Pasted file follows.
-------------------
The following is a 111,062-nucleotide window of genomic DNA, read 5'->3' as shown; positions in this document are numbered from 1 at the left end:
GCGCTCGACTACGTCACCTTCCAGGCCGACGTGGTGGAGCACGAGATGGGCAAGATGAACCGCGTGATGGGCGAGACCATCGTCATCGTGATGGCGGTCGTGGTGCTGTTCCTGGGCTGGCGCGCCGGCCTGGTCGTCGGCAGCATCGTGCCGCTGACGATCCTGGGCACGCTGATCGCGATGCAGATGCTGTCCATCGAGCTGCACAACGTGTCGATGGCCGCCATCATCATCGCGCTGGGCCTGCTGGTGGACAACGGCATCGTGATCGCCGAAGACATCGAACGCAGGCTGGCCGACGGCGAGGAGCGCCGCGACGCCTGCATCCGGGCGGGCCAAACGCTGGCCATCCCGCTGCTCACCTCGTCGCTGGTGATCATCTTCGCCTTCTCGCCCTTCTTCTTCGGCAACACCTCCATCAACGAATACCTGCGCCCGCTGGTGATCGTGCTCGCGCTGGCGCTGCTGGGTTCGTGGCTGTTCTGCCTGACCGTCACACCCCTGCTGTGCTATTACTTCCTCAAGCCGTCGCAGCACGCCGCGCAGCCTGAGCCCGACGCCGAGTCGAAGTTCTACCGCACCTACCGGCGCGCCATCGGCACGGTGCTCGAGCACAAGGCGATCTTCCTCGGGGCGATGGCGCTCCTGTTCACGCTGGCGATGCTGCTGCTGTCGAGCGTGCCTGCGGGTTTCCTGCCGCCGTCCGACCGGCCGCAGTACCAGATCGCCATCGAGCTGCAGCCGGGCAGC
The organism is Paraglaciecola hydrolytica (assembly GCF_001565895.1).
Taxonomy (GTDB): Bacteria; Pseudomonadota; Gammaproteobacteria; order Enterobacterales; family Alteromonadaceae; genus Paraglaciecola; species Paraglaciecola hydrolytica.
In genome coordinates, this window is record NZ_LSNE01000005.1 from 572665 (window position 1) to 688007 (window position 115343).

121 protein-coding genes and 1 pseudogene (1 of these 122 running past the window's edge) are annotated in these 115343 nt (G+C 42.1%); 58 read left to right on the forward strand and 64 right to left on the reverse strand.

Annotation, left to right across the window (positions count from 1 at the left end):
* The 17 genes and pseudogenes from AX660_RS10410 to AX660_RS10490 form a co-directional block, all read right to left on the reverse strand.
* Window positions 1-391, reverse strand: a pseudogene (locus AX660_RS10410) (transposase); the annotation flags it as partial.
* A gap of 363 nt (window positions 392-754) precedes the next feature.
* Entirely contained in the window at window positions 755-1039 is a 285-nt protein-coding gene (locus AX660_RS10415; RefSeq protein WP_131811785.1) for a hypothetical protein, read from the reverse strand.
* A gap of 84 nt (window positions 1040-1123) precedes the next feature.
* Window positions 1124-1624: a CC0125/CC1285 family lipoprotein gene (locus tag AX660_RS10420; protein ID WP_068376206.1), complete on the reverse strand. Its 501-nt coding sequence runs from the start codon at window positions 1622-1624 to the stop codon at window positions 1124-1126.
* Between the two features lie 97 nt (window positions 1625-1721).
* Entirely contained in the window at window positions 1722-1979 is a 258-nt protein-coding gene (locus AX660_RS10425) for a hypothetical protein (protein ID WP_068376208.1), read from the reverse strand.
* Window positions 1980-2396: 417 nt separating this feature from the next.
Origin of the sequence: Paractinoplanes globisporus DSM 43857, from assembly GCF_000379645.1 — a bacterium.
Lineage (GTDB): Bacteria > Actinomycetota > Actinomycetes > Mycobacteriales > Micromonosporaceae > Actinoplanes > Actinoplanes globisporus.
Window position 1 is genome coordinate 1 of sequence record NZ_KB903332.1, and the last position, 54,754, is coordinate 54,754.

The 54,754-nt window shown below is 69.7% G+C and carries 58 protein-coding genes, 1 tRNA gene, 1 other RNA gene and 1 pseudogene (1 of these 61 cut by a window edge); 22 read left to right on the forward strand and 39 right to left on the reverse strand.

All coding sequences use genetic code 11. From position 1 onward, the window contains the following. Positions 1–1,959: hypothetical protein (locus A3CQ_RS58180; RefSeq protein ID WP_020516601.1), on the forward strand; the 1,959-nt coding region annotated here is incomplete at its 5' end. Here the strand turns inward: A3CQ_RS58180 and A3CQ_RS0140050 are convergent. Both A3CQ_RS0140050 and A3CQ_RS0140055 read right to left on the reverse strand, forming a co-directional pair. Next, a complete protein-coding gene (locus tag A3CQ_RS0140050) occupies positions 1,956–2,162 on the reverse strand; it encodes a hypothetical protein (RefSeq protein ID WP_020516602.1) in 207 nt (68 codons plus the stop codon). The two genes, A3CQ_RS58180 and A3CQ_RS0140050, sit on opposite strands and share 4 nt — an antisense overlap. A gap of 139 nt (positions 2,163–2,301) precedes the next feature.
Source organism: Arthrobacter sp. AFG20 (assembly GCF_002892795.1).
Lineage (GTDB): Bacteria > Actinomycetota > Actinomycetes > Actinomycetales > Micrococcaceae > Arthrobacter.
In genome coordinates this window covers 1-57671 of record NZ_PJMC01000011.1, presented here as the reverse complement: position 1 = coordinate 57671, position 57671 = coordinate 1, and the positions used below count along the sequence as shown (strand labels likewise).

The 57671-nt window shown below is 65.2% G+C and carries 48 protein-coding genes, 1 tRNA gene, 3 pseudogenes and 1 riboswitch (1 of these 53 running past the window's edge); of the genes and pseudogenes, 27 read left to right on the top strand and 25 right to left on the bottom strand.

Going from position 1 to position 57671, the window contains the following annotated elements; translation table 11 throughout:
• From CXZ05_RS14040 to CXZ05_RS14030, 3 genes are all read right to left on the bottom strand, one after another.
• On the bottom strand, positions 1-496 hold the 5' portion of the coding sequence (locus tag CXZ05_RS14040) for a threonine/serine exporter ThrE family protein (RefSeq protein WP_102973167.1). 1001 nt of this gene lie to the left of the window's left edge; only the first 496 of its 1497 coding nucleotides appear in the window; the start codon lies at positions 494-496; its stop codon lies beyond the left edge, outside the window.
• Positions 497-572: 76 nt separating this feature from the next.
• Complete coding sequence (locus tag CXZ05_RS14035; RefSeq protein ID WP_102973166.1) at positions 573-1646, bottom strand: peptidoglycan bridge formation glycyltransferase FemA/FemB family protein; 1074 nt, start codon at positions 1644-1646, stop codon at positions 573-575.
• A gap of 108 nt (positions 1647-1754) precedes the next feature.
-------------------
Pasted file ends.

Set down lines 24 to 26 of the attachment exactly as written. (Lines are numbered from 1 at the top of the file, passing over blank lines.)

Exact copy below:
In genome coordinates this window covers 1-57671 of record NZ_PJMC01000011.1, presented here as the reverse complement: position 1 = coordinate 57671, position 57671 = coordinate 1, and the positions used below count along the sequence as shown (strand labels likewise).

The 57671-nt window shown below is 65.2% G+C and carries 48 protein-coding genes, 1 tRNA gene, 3 pseudogenes and 1 riboswitch (1 of these 53 running past the window's edge); of the genes and pseudogenes, 27 read left to right on the top strand and 25 right to left on the bottom strand.

Going from position 1 to position 57671, the window contains the following annotated elements; translation table 11 throughout: